So that’s what that feels like…..

Forgive me, teens of the world, but as May 19th approaches sooner and sooner, I and every other senior in high schools across the world have become fixated on one day alone: graduation. With a little more than 6 weeks left and the bulk of my activities coming to a close, I cannot help to wonder: What am I going to miss? How much have I changed? Do I have any regrets?

The most daunting of questions on my mind, however, is the simplest: Have I had a fulfilling high school experience?

At this point, I begin to feel old. For this question is not just asked at the end of high school. The same question applies to the other senior, the one who has faced far more than our comparatively juvenile lives. For in our elder years, we also ask that same question, and hope we have the same answer. At the end of any great journey, be it of high school or of this physical stage of life, the necessity of optimizing that journey becomes of chief concern. We ask whether we had a fulfilling life. Did we, or did we not?

So when dealing with that experience – the experience of fulfillment – we often are led to second, third, and quadruple-guess ourselves. Fulfillment seems to be such an elusive concept; it is something that is supposed to happen naturally, yet seems to require a lot of effort to be achieved. Fulfillment also seems to be very paradoxical; it appears to only be felt after the experience, yet requires us to be living in every moment to be reached.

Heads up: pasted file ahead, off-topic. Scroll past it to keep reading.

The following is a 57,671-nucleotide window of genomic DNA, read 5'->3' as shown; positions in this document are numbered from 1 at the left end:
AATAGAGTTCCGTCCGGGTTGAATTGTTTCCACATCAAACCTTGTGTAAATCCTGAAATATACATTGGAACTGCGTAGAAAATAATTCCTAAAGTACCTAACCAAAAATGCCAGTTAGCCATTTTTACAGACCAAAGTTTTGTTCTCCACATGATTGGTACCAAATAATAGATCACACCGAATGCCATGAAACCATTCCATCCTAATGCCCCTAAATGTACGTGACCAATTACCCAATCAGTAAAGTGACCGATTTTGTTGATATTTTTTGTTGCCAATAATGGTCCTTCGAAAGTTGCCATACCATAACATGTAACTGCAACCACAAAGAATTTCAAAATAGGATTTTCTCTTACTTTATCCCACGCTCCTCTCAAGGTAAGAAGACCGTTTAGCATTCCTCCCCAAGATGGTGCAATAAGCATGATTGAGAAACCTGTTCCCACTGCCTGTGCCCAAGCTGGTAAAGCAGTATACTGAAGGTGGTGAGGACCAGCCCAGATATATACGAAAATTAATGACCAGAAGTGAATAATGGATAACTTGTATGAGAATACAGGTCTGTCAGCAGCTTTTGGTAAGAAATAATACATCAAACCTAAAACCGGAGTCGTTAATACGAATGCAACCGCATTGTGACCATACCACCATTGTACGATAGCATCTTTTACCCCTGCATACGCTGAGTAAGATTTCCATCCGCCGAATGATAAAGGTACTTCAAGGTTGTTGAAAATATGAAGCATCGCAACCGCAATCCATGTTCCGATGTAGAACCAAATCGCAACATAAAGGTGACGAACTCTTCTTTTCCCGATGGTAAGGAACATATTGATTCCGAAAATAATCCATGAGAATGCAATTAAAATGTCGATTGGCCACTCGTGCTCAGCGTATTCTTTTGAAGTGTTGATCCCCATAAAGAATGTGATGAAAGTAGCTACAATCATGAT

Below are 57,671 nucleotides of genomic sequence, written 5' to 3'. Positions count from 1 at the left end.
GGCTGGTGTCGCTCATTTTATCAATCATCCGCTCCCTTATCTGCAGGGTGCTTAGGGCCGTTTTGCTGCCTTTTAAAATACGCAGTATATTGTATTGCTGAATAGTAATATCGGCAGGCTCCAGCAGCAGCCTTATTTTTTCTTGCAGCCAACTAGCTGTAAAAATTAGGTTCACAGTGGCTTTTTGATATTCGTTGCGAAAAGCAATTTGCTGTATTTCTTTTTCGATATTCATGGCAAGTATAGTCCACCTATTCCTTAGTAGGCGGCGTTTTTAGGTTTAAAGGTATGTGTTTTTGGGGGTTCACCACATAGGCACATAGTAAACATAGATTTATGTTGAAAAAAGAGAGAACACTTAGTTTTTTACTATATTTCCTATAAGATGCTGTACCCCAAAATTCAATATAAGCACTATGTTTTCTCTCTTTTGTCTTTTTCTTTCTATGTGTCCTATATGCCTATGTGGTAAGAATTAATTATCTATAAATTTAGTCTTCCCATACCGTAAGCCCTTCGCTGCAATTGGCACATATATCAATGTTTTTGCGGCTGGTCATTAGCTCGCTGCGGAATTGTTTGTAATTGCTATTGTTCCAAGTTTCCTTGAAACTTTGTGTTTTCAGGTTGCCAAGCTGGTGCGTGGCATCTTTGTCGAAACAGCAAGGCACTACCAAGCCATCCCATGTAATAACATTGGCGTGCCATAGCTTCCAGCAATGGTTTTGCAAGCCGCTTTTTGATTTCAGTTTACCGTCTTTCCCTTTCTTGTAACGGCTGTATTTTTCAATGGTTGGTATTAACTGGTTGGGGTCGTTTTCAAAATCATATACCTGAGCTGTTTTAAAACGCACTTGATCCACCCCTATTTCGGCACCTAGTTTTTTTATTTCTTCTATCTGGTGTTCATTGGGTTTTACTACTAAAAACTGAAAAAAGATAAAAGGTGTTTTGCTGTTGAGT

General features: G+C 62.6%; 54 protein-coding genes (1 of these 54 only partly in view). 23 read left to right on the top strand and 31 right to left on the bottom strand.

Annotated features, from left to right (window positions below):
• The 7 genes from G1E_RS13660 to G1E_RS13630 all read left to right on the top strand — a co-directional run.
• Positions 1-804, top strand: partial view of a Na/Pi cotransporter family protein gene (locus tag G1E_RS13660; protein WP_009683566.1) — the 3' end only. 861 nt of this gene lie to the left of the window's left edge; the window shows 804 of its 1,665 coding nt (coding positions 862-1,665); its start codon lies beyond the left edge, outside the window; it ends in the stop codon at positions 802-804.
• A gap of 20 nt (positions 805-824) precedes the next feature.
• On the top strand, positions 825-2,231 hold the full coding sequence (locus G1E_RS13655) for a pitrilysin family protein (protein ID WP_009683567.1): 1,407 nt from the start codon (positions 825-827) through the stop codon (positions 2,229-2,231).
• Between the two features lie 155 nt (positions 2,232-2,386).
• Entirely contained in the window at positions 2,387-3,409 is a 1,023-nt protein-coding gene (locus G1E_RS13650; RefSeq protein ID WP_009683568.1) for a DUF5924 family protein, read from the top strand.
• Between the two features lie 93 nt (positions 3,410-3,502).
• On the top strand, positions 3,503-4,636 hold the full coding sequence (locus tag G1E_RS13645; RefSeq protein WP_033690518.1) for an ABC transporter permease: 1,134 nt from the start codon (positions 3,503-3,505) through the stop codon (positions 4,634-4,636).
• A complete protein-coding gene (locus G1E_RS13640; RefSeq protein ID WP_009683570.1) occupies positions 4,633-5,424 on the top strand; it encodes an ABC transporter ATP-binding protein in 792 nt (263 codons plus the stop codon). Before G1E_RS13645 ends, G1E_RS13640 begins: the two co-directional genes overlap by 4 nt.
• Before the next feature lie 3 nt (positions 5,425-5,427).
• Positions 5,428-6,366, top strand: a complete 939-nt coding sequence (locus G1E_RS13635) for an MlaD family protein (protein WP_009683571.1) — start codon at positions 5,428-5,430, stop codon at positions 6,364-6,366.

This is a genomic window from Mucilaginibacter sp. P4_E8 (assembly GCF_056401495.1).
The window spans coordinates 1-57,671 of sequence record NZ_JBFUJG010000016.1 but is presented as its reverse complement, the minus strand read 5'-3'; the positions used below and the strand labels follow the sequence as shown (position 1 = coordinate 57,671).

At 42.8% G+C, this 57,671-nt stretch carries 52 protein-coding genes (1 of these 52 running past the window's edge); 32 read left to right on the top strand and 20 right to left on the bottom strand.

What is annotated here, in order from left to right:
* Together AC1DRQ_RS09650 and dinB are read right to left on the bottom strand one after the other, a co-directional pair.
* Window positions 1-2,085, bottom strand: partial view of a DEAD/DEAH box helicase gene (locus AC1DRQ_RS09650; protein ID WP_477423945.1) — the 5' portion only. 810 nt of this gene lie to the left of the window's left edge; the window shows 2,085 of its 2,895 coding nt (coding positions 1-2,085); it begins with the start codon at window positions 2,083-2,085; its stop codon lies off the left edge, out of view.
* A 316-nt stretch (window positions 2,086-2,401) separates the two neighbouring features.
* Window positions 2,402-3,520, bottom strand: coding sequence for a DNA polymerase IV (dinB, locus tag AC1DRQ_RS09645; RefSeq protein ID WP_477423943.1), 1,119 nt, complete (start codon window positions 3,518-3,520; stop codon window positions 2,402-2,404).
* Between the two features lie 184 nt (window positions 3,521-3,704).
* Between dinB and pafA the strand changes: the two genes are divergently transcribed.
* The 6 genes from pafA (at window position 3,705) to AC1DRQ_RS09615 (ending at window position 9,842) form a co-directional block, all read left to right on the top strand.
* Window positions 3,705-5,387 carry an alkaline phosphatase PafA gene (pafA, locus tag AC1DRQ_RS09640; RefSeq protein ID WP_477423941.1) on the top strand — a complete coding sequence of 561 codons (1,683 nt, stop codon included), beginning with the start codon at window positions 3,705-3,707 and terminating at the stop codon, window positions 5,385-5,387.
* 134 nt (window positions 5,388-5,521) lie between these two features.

The very dictionary meaning of fulfillment is abstract enough, as it is listed by Merriam-Webster to mean “to execute, realize, and satisfy.”  Is fulfillment really just some intangible ideal beyond our recognition or attainment? To answer that, fulfillment is defined by its spiritual definition. In a broader perspective, fulfillment simply means “to realize one’s potential.” To many, realizing one’s potential means they have done something worthwhile with their time in this life. With the majority, we are led to wonder whether we did change the world, make a difference, or even just make the world a better place overall.

The problem with fulfillment does not come from understanding it, but rather our judgment of it. Potential – our ability to be the very best version of ourselves – is something that does not have universal standards. We are all unique spiritual beings, with different purposes that aren’t even entirely known to us. Our soul desires to experience the full range of life, of loss, of love, so it may know itself. What our soul wishes to accomplish in this life cannot be quantitatively judged on a scale of 1 to 10. What one might call a complete failure may be success to another, all depending on the perspective of our soul.  The nature of our soul is simply too intricate and complex to be considered so artificially.

Further, fulfillment of potential is not just something that happens retrospectively.  We don’t need to wait until we are old – in mind and body – for us to recognize our fulfillment. We can experience it in this very moment. And this one. And this one. With any spiritual experience, the fulfillment of our potential truly does not happen after the fact, but is happening NOW. Fulfillment is living in the moment – being in tune with our spiritual purpose at all times. When we look backwards, we fear the feeling of regret. If we simply BE the greatest vision of the grandest version of ourselves, then there is nothing else we have to do. Though we may feel the regret that it wasn’t enough, it is exactly where we are at the part of the journey – right where our soul leads us. Within the spiritual journey, there is no right or wrong, there is only the way our spirit takes.

So that’s what that feels like. At any age, we worry and wonder about our fulfillment. If its high school or life itself, all we need to do is just let our soul do the work, and let ourselves follow. By living life from the highest point, there is nothing that goes unseen or undone. And it feels wonderful.

(Lauren is a Feature Editor of The Global Conversation. She lives in Wood Dale, IL, and can be reached at

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